More on Rape

Rape is not a question of personal life. There is tremendous social pressure to make women endure atrocities by telling them that those abuses are merely personal. To destroy someone’s life and sexuality is not simply a “personal” transgression. The rape trauma takes the victim out of social circulation by isolating her with fear, anxiety and misery. If anyone goes absent from the collective of social life, that collective social life is changed.

Rape can be seen as a human rights question. Classifying rape in terms of “family law” or “domestic violence” does a terrible dis-service to women who have been raped in the relationship setting. We should all have access to life without fear of being sexually abused and hated at the intimate non-consensual level. Rape is a hate crime. If your boyfriend rapes you because he’s stoned and/or he just wants to “see” this or that, he is not respecting or validating your humanity, right to live, feelings, and being. He is insulting and diminishing you at the most visceral level possible. Rape is an attempt to slaughter your will and desire to live. Perhaps life does go on for some women after rape. But try imagining who you could have been without it, and without having to worry about sexual abuse in the future? And not everyone’s life goes on after: it depends how violent the rape was, whether the rapist treated the victim as a human later (apologized and so forth), or any number of other things that may or may not help repair, restore or further damage the victim in the aftermath of such an act.

Here are a few facts I have learned that I believe everyone should know about many states in the US (and, for the most part, Canadian) rape law:
1) Rape is rape whether or not the perpetrator is your spouse or anyone you have had consensual sex with before. If you did not consent to what the person did in a particular instance or instances, then it is rape.
2) There are many ways to express non-consent besides explicitly stating “no.”
3) There is no statute of limitations on rape. If you have ever been raped, you can press charges at any time.
4) The legal system offers different options to get a perpetrator to face consequences. It’s not an either/or choice like his jail vs your silence, though (jail for him) could be an option.
5) Despite the fact that I have outlined (above) the strengths of the legal process, the legal system is stacked in favor of men. The police force is run by men. A lady police officer, born professionally in this establishment of aggressive men, is just as likely to try to convince you not to press charges, albeit using a more calming or pleasant approach. She also might not tell you that rape is not under the authority of the police, and is a different kind of crime. Most women won’t know that they probably have to go further up the food chain in order to press charges. It’s also extremely difficult to become informed about your rights. Attorneys have different interests, and *many* will try to intimidate women (as a reflection of their own psychologies.)
6) Men who rape almost always lie about it. Some who are more sophisticated may choose a different apologetic strategy, and that may or may not be helpful to the healing process. But the apologetic rapist is rare, and the apology might not be enough for the victim.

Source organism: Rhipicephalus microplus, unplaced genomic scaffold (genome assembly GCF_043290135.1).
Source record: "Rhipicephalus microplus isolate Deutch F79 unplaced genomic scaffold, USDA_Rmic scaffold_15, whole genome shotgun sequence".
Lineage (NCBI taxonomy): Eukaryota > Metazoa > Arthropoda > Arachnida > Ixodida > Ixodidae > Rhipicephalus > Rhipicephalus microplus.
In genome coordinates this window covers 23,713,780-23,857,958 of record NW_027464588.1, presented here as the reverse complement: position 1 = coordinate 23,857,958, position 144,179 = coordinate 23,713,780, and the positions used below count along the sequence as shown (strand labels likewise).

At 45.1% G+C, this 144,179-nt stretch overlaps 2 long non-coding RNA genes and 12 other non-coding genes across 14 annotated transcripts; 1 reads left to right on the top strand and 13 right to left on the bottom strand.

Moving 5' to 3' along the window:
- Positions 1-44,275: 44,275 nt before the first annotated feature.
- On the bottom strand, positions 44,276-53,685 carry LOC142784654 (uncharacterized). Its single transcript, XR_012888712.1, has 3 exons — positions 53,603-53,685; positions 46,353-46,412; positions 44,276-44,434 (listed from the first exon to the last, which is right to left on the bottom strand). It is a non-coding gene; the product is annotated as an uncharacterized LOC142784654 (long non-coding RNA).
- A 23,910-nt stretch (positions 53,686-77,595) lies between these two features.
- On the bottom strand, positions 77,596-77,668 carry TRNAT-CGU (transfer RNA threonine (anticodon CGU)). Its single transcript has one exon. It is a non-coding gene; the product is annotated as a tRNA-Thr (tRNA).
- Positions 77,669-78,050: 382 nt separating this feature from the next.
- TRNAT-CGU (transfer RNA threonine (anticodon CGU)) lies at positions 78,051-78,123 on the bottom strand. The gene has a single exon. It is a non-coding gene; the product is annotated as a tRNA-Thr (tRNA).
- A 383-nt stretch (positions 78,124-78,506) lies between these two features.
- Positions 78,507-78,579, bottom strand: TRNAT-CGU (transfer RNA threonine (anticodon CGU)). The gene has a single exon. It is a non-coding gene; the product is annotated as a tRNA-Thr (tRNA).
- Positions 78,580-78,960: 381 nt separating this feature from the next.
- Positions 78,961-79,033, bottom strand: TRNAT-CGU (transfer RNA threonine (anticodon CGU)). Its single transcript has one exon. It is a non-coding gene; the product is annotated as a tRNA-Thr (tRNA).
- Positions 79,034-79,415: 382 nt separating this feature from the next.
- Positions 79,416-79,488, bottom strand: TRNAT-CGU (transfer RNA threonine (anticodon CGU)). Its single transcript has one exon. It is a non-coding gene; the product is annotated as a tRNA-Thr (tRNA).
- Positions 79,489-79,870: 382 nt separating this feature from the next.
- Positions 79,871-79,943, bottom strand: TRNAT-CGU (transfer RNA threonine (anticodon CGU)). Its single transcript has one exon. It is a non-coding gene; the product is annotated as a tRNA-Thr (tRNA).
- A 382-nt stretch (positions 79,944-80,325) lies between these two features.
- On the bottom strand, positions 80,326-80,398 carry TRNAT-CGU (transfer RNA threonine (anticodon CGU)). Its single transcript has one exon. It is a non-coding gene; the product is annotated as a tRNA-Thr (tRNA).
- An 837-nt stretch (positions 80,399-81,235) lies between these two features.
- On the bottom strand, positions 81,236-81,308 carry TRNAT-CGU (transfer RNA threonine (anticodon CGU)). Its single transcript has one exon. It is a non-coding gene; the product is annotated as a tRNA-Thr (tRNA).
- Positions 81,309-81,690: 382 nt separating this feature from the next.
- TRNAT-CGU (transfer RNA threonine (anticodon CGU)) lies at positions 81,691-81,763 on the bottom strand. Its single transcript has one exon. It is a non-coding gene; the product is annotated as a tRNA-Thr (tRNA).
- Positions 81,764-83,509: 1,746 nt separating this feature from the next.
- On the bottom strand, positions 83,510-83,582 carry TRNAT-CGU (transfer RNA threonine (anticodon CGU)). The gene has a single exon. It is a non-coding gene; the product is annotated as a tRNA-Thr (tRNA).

7) Falsely reported rapes do very occasionally exist. Their number is hugely exaggerated. I believe that sometimes women will retract a rape statement in order to try to back out of the public side of the aftermath experience or out of fear retaliation (or have other reasons to backpedal.) I have never seen anyone try to study false retractions, but I cannot see how they do not exist. Either way, the number of un-reported rapes is *enormous* compared to the number of false reports.
Let us make a network of mutual support so that we can publicize and take legal actions when it is our right to do so. You may be a man’s first rape victim, but it is unlikely that you will be his last.

I wish for a society that is equally free for women, where women do not have to put up with constant objectification and sexual abuse (so much so that sex, fashion, film and music industries try to convince us not to see abuse or to even ‘enjoy’ this abuse.) Power relations are neither part of “human nature” nor are they present in all societies. Maybe some day we can re-think sex as a collective on more human terms, outside of the purist/porn dyad that has been shoved down our throats in different ways in this epoch (*not* “since the beginning of time.”)

Some day dialogue and community interactions may be enough to create broad scale shifts in thinking and acting. But at this time the most effective resource women have are legally punitive ones. If it’s only through the legal threat that those who fail to consider the life of the other will abstain from the violence that follows extreme narcissism, then that is the weapon we should pick up. All of the same tools for fighting all the other social battles apply to women, and apply to the as yet un-dreamed possibility of our real shift away from the very serious condition of sexual servitude that every act of rape, and the denial, tolerance or acceptance of it proves.

The idea of the ‘personal’ is a lie. The feminist projects of the 70s and 80s have met with both smear campaigns from the Right as well as completely fake and insincere forms of support and tolerance on the Left, and among liberals and media makers. Let us not be afraid to use whatever tools we have available now as we learn together as a collective how to forge new ones.